Dr. Shah [00:22:52] And having that conversation is going to help you at the beginning of your process. Get an idea of what you can afford, what the interest rates are, where you should be looking, and a real estate agent that you’re working with, they’re going to want that anyways when they submit an offer for a house and if you go to get it last minute, you gather all the documents and such and it’s going to take you a little bit of time. The way the market was over the last year, you didn’t have that time. Things have slowed down drastically in the last few months. So I think you could, but there’s obviously no cost to getting pre-qualified. And I think that even if you don’t end up using it, the knowledge you gain from doing that work and putting that time in is going to help you for when you eventually do end up using it.
Eric Sutton [0023:37] And you have an opportunity to educate yourself, you know, about all the lingo, all the words, PMI and APR and FHA and all of the acronyms. And, you know, I think it’s important that that you do take the time to figure out what are those factors and what do they impact.
Eileen Derks [00:23:55] It’s a big decision, right. This is one of the biggest financial investments, other than education. Right. But it’s important and it does deserve that effort to make sure you feel good going into this homebuying journey.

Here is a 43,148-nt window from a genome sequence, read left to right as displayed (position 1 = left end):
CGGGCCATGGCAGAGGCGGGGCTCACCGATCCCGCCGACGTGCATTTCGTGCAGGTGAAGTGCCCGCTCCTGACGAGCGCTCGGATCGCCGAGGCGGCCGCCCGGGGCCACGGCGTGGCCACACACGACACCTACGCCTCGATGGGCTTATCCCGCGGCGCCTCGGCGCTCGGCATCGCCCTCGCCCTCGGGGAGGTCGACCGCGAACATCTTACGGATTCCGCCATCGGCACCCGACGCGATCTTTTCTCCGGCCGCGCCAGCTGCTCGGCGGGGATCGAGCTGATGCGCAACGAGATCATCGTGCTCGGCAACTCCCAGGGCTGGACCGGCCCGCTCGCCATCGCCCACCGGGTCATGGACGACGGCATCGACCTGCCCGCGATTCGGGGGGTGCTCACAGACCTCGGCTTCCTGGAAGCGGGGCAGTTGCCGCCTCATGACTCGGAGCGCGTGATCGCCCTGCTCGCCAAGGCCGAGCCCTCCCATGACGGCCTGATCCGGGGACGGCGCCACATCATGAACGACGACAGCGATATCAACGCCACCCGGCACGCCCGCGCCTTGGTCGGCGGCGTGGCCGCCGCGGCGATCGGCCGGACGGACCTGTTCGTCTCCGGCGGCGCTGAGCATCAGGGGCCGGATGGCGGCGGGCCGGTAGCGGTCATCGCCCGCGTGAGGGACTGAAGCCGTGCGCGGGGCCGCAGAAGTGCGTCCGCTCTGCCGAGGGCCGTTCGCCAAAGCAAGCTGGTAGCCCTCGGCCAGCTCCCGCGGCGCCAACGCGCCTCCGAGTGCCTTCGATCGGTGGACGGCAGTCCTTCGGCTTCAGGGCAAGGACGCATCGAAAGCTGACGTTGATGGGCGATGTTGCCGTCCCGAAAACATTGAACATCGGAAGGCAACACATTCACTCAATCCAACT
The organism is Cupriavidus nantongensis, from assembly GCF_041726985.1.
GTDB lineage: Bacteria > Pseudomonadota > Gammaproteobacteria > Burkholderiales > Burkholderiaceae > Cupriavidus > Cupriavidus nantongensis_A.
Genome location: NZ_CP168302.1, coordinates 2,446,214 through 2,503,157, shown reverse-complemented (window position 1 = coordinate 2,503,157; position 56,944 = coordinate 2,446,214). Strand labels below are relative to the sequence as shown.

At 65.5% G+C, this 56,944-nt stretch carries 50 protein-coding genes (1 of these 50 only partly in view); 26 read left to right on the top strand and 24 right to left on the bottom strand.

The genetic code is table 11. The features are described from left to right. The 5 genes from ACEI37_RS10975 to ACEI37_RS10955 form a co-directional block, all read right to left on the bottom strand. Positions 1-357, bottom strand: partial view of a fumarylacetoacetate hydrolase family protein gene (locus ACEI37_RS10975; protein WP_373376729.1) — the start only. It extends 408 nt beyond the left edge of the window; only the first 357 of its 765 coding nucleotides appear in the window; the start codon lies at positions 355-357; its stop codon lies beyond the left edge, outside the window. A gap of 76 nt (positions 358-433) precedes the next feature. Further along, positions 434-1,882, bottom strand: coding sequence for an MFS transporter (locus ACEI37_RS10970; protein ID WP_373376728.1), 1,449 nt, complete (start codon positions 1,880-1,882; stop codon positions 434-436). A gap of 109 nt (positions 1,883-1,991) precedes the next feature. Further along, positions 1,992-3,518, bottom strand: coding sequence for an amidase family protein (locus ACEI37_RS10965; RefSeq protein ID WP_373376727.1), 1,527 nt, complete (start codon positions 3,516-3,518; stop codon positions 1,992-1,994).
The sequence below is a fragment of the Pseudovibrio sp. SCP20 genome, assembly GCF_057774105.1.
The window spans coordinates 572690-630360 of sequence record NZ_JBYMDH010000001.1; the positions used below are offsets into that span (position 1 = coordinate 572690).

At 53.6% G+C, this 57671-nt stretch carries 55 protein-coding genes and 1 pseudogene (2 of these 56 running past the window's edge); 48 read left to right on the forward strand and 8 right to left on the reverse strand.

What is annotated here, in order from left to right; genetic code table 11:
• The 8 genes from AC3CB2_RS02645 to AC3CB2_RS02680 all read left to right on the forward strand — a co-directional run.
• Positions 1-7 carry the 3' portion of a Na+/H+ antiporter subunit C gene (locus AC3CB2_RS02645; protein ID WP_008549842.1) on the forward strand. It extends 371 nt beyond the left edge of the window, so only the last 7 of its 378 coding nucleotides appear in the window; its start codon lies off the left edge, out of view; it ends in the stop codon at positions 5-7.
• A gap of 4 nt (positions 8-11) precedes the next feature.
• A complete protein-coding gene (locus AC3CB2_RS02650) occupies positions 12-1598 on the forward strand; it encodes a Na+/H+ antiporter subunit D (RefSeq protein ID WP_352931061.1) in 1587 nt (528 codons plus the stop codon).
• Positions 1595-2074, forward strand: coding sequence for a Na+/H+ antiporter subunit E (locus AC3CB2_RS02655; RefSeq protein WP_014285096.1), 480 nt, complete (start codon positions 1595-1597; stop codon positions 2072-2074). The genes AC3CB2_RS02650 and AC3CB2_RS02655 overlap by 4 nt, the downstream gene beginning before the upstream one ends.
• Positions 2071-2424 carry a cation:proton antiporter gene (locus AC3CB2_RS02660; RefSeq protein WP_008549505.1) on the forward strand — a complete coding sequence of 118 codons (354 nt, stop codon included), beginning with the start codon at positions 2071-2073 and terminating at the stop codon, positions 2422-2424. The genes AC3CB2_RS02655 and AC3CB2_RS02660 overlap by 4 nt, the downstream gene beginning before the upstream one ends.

Eric Sutton [00:24:10] For sure, and Dr. Shah as you mentioned, the pre-qualification or pre-approval is, is an excellent way to figure out what your affordability is.
Dr. Shah [00:24:20] And every time you jump into something like that, you’re going to learn something. So again, even if you don’t use it, you learn something and you’re going to build on your knowledge base. Just like in medicine, when you repeat any procedure or any activity, you get better at it. You should do this two or three times because it’s such a big investment. It’s one of the biggest investments you’ll make other than your education, like Eileen said.
Eric Sutton [00:24:37] And maybe, Eileen, if you wouldn’t mind, just giving us a very quick explanation of the difference between a prequel and a pre-approval.
Eileen Derks [00:24:45] Sure. A prequel versus a pre-approval tends to be where a prequel is unverified. We haven’t gone through and verified your income. We haven’t verified your assets. So there’s a soft credit pull that makes sure you’re in good credit standing and essentially saying to you, hey, you know, based on what you’ve said and if it was able to be validated, we would extend you credit conditionally defined, whereas a pre-approval goes a bit deeper. There’s more of that hard credit pull, there’s more of the verification. So that’s where Sanjay was saying, you know, getting your ducks in a row, getting all your documents and getting to that place of pre-qualified pre-approval based on where you’re at in the journey makes a lot of sense and can save you time and really accelerate your ability to buy a home because you’re already three steps ahead in that lender commitment.